CScope released by SCO on SourceForge

Posted 18 Apr 2000 at 19:48 UTC by jlbec Share This

A long time ago in a galaxy far, far away, I ran into a small program named cscope. It didn't do much. It just databased every symbol in a C source tree (including #include files) and let me search them powerfully.

I immediately put it to use, and it made navigating large projects a breeze. Sure, grep + vi does some nice things when hunting symbols, but not like this. Even better, cscope allowed tracking of symbols and files. This meant that I didn't have to hunt which file called foo_func(). Cscope would tell me.

Alas, cscope was written by AT&T in the good old days of AT&T Unix. The license? Pay for everything AT&T provides in Unix development tools. The copy I had discovered was on an AIX machine, shown to me by an AIX kernel developer. I could use it, but I had no source.

Most of my hacking is on Linux. I had no cscope for Linux. It did not become an everyday tool of mine. Rather, I pulled it out of its box when I desperately needed it. I would upload sources to an AIX machine just to examine them when they confused the bejezus out of me.

What of free alternatives? There is cs, a free clone. I tried it. It was not really usable, both from an UI standpoint and what it tracked. uzi put together nice shell wrappers for the old grep/vi tricks in his package cgvg, but they didn't do what I needed, and like most folks, I am already used to the hand-tracking of grep/vi searching. He has since started a cscope clone, but that is for future release.

Imagine my surprise when I discovered today that SCO has posted the cscope sources on SourceForge. Sure enough, it is an "i386" build tree. What happened to the support for most SysV/BSD/etc unices, I dunno. It is probably a couple tweaks away. They claim the soonest TODO is auto* support.

Needless to say, I am a happy camper. I've been waiting for this. Of course, who knows what license issues will come down (SourceForge says BSD License). Other issues may crop up. In the meantime, a powerful tool that I find extremely useful is finally available on the Linux platform.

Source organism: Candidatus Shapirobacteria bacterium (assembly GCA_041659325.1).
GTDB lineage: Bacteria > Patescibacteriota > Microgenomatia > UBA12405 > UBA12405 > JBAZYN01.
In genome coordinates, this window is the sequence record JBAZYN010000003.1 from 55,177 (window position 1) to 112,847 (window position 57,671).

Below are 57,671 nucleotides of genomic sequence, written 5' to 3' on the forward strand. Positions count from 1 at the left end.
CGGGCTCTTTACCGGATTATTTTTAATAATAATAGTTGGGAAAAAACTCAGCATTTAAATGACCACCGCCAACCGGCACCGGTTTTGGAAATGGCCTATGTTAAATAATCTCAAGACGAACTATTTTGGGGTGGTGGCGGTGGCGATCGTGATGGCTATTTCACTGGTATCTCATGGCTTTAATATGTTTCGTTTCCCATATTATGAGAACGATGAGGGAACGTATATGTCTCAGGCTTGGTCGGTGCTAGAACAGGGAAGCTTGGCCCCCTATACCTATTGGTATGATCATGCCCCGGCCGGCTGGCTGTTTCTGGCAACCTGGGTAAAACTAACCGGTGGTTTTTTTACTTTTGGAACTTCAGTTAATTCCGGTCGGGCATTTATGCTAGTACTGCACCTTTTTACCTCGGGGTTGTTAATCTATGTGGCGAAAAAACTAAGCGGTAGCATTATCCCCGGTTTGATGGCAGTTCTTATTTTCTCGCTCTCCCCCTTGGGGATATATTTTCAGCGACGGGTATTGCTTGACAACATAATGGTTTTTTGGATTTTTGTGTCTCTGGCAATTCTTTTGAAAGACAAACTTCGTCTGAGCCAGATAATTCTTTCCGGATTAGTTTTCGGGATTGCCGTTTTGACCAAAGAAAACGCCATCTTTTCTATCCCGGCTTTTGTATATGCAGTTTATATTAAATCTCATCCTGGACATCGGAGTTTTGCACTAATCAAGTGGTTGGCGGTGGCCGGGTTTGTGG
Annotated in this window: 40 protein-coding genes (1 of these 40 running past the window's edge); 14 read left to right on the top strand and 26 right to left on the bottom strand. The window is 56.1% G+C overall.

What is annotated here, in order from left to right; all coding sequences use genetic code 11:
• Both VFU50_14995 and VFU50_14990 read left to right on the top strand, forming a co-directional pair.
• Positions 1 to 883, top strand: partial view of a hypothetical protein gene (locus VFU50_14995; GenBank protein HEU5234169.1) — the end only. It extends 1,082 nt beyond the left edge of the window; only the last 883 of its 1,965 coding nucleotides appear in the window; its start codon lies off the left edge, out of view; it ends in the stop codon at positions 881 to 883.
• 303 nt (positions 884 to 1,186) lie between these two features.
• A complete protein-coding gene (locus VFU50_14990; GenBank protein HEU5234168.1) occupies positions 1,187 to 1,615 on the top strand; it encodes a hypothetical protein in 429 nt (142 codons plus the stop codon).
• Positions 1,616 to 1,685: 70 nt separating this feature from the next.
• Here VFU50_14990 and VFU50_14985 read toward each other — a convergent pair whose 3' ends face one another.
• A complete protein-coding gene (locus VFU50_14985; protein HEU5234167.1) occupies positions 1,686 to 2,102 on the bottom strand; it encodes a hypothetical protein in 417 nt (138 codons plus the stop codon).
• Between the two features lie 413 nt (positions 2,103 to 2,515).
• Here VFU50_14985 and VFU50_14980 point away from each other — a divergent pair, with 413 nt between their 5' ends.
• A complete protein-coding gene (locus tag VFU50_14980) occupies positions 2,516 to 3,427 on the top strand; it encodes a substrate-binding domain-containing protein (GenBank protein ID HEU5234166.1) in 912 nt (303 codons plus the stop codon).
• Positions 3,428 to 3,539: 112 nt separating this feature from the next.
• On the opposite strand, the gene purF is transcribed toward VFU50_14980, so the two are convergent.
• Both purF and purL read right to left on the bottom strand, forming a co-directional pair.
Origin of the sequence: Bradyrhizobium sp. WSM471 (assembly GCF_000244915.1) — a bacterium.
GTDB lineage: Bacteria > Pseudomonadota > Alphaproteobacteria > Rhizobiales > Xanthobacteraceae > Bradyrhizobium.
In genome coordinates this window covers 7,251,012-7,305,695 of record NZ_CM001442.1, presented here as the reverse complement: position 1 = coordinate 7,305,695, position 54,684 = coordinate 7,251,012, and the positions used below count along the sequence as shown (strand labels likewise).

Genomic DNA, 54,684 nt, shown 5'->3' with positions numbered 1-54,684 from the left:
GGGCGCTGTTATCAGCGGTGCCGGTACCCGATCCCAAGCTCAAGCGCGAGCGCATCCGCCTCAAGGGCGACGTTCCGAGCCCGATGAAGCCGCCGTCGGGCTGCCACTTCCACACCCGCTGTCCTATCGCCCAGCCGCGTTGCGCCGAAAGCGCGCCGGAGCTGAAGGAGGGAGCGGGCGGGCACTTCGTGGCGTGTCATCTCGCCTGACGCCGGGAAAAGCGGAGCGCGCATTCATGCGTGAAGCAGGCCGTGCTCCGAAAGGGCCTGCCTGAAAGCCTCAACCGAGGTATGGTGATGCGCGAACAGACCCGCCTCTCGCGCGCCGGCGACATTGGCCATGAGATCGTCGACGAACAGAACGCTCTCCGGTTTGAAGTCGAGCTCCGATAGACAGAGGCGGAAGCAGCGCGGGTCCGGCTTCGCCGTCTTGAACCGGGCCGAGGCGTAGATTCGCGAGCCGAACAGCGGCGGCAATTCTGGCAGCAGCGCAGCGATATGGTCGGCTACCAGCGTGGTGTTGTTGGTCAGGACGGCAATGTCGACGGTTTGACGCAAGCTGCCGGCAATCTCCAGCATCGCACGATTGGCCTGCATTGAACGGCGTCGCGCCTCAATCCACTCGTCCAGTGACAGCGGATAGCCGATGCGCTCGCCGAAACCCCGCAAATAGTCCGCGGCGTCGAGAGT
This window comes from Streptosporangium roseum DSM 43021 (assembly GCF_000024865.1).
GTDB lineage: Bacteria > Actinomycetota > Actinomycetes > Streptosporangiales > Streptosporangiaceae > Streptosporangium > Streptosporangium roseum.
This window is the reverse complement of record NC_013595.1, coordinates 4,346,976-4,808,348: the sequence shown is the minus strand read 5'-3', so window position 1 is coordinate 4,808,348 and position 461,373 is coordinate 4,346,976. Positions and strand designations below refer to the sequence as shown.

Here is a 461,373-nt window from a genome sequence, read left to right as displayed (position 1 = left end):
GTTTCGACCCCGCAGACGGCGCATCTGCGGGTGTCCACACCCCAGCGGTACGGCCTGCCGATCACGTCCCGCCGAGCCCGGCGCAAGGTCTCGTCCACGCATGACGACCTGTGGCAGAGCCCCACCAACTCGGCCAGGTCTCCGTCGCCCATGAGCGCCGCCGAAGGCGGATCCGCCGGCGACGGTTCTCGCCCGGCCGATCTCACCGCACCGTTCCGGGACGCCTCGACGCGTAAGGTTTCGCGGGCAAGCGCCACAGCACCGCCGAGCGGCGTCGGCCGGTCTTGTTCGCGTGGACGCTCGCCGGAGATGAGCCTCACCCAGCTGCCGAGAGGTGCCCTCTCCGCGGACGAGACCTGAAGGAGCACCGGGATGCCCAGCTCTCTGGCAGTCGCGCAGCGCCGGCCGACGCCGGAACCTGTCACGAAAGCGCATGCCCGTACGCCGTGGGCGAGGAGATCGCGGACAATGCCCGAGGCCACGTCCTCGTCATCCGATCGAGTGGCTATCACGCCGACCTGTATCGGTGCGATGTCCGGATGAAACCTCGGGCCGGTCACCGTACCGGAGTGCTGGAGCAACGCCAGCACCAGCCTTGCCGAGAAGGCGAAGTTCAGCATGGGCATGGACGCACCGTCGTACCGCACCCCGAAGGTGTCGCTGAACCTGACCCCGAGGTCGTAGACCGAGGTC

Hip hip hooray!, posted 19 Apr 2000 at 07:39 UTC by uzi » (Journeyer)

I was surprised and pleased to see cscope released... I was working on making an open sourced clone (not too far along yet) of it with added features. I've grabbed the offering from SCO, and it's mostly the version I knew and loved while I was working at Sun, with some bugs. The initial complaint I've heard is that it doesn't work with Debian or OpenBSD, but it works mostly fine on my Redhat machines. The code looks like it was meant for i386, but using that Makefile worked on my Sparc Redhat machines. I've also noticed that the compressed database when not using the '-c' option is a bit messed up in some instances.

Moving forward, though, I'm interested to see how SCO will treat things. I've already noticed a few things I want to add/fix/change, and depending on the response I get, I'll either work on this version, make a new fork, or go back to rolling my own.

It's definitely great that we have this great tool at our disposal now... kudos to SCO for doing this... so I'm curious as to why they released version 13.0 rather than the most recent (which is some 13.x.y, x ~= 7)...

Works with Debian, posted 19 Apr 2000 at 08:05 UTC by ruud » (Journeyer)

The initial complaint I've heard is that it doesn't work with Debian...

It works fine with Debian after changing /usr/tmp into /var/tmp in the definition of TMPDIR in main.c. I also noted it builds and runs fine without any further modifications on Debian/Alpha. Haven't tried any other architectures yet.

lint, posted 19 Apr 2000 at 08:53 UTC by zw » (Master)